A Guide to Hiking Kjeragbolten in Norway
What is Kjeragbolten?
Kjeragbolten is a large boulder wedged between two walls of rock, suspended almost 1km above the Lysefjord in Norway. The site is the destination point of a long hike for adventurous and daring travellers.
Where is Kjeragbolten?
Top 3 Hikes in Norway
Kjeragbolten is one of three epic hikes that many hiking visitors undertake when travelling to southwest Norway. The other two are Trolltunga and Preikestolen (Pulpit Rock). I have written detailed guides to these hikes which you can find by clicking the links. It's hard to rank the three hikes in terms of how physically demanding they are. While Trolltunga wins in terms of length (it is a 22km round trip compared to 8km for Preikestolen and 9km for Kjeragbolten) I would say that Kjerag edges it in terms of the physical challenge. Getting to Kjeragbolten isn't so much of a hike but more of a climb, as I shall go on to cover below.
Getting to Kjeragbolten
The hike starts from the car park at Oygardstol, 7 km up the hill from the tiny hamlet of Lysebotn. The drive up to Oygardstol from Lysebotn can be a hairy experience as you drive the 27 hairpin bends on a road that is mostly a narrow single lane, including a 1.5-km-long single-lane tunnel. Quite the experience—especially when you meet a coach coming towards you at 70kph!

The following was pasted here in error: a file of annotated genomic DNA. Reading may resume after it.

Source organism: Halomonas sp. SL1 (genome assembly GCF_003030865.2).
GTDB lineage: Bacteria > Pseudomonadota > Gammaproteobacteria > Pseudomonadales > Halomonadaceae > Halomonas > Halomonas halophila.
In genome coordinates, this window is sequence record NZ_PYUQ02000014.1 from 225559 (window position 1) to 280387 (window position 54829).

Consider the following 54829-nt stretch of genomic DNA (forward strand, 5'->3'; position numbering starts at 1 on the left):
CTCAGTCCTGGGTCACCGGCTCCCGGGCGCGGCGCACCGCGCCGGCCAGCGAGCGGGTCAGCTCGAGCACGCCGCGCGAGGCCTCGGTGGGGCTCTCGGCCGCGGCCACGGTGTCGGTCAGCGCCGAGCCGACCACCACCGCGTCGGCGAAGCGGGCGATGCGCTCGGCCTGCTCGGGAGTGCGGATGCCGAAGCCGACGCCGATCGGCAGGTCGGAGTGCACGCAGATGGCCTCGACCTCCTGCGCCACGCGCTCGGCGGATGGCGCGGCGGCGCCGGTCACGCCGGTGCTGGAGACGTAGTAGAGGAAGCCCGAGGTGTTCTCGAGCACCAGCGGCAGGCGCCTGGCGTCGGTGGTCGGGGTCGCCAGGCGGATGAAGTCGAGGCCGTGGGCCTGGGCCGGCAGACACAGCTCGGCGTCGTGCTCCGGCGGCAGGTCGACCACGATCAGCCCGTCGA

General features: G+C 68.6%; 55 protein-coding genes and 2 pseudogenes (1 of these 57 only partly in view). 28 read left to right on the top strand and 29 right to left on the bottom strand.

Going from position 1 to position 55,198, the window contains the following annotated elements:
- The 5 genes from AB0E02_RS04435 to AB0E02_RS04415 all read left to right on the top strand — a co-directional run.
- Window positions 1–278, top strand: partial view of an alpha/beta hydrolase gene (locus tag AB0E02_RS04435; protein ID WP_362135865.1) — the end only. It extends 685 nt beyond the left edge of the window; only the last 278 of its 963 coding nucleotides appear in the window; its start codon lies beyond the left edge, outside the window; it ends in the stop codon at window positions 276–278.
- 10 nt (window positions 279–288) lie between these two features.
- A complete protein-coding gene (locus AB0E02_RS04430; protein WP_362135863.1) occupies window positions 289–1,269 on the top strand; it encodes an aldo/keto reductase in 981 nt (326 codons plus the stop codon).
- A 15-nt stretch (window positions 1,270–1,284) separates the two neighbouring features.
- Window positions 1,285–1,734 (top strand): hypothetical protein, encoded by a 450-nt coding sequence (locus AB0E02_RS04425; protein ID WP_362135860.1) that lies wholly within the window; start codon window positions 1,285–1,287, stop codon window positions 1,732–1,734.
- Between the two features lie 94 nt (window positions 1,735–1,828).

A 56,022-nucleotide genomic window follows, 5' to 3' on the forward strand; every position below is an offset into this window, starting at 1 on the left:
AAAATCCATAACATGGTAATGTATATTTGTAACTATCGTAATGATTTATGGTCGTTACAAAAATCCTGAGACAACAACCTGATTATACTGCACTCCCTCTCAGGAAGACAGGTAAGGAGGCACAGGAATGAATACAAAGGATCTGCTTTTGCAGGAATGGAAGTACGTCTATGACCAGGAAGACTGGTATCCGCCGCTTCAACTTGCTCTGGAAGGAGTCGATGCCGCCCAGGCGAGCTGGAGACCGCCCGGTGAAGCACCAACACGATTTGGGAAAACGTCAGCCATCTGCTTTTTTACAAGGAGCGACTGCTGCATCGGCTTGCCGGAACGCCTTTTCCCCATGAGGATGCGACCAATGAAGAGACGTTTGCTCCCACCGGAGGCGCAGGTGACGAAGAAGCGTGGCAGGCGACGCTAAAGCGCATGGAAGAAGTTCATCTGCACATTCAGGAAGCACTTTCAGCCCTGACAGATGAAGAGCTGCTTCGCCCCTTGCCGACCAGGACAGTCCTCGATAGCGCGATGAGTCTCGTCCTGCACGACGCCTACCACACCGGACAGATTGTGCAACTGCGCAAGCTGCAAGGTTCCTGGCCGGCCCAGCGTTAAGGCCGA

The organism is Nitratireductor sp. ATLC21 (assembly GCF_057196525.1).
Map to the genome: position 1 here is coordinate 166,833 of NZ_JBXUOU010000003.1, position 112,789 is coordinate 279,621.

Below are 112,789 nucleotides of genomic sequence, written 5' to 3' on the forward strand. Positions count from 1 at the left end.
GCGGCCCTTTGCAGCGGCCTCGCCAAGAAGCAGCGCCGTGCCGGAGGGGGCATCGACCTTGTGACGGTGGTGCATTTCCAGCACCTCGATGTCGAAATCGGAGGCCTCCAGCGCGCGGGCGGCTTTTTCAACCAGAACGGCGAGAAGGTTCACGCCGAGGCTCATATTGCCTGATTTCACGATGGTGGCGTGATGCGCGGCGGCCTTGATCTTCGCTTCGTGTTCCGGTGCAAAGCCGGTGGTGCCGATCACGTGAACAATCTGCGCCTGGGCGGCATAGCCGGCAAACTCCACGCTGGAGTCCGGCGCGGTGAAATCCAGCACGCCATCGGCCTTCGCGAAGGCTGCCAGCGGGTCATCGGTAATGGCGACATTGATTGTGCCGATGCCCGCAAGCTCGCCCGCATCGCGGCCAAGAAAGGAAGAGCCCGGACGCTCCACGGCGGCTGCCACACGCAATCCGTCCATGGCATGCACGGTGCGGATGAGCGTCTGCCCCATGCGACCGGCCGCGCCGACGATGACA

If you are coming from Lysebotn then it means that you have taken the Lysefjord Tourist Ferry from the western end of the Lysefjord. This is a near 3-hour journey down the Lysefjord with audio commentary highlighting a number of sights of interest along the way, including Kjeragbolten as seen from below.
Parking Charges at Kjeragbolten
At the car park at Oygardstol you will find the Kjerag Restaurant and cafe. Pop in for a hot drink and a hearty meal at the end of your trek; it'll keep you going, especially on the way back down. It's pricey, even for Norway, but the food is excellent and it's a nice place to relax and warm up.
When you park at the car park you'll be expected to pay the car park tax. Unlike the varying amounts payable at Trolltunga, here you pay a flat 150 NOK. A guy who works for the Norwegian Tourist Board will collect the money from you and generally keep order here. There are some toilets here but that's about it. Once you've paid up and displayed your ticket on your dash, it's time to get going on the hike, or should I say climb.
Kjerag Base Jump
Preparing for the Kjeragbolten Hike
The hike to Kjeragbolten is 4.5km long and should take most people around two hours each way. It starts out with a steep walk uphill for about 30 metres and then you quickly adjust to the reality that this is no ordinary hike. You soon start climbing up steep rock faces, holding on for dear life to the steel chains. Be careful: when it rains it can be very slippery on the rocks, so make sure you hold on to the chains. There are several places where should you slip and fall, you would likely continue sliding down the rock and face serious injury, or worse.
My advice is to wear gloves, because you'll be holding on the chains a lot and they can be cold and rough to the touch, especially when wet. When going up you'll find that you may be using your arms, as well as your leg muscles, to haul you up and over the rock shelves.
After completing the first ascent you may be disheartened to see the trail leading downhill on the other side before heading back up to an even higher summit. The second ascent is more challenging and is definitely more dangerous in places but it's still not too hard. One step at a time and you'll be fine.